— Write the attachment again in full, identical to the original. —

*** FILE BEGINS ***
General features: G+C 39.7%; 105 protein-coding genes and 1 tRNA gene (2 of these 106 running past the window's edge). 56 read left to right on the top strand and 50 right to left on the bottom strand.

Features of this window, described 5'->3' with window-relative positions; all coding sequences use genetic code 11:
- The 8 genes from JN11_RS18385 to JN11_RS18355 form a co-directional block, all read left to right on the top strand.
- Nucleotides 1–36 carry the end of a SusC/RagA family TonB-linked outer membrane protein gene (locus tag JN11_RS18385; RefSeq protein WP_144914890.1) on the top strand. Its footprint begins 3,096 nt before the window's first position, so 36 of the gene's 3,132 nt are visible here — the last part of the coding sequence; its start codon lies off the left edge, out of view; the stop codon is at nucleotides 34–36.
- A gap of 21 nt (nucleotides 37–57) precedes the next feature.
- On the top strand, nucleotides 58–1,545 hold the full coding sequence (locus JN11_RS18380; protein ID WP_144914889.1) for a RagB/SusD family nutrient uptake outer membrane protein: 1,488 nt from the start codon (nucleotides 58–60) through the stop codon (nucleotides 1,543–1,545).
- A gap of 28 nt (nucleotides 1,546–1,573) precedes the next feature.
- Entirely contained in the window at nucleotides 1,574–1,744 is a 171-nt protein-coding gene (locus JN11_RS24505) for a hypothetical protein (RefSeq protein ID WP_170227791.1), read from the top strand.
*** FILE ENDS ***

General features: G+C 39.7%; 105 protein-coding genes and 1 tRNA gene (2 of these 106 running past the window's edge). 56 read left to right on the top strand and 50 right to left on the bottom strand.

Features of this window, described 5'->3' with window-relative positions; all coding sequences use genetic code 11:
- The 8 genes from JN11_RS18385 to JN11_RS18355 form a co-directional block, all read left to right on the top strand.
- Nucleotides 1–36 carry the end of a SusC/RagA family TonB-linked outer membrane protein gene (locus tag JN11_RS18385; RefSeq protein WP_144914890.1) on the top strand. Its footprint begins 3,096 nt before the window's first position, so 36 of the gene's 3,132 nt are visible here — the last part of the coding sequence; its start codon lies off the left edge, out of view; the stop codon is at nucleotides 34–36.
- A gap of 21 nt (nucleotides 37–57) precedes the next feature.
- On the top strand, nucleotides 58–1,545 hold the full coding sequence (locus JN11_RS18380; protein ID WP_144914889.1) for a RagB/SusD family nutrient uptake outer membrane protein: 1,488 nt from the start codon (nucleotides 58–60) through the stop codon (nucleotides 1,543–1,545).
- A gap of 28 nt (nucleotides 1,546–1,573) precedes the next feature.
- Entirely contained in the window at nucleotides 1,574–1,744 is a 171-nt protein-coding gene (locus JN11_RS24505) for a hypothetical protein (RefSeq protein ID WP_170227791.1), read from the top strand.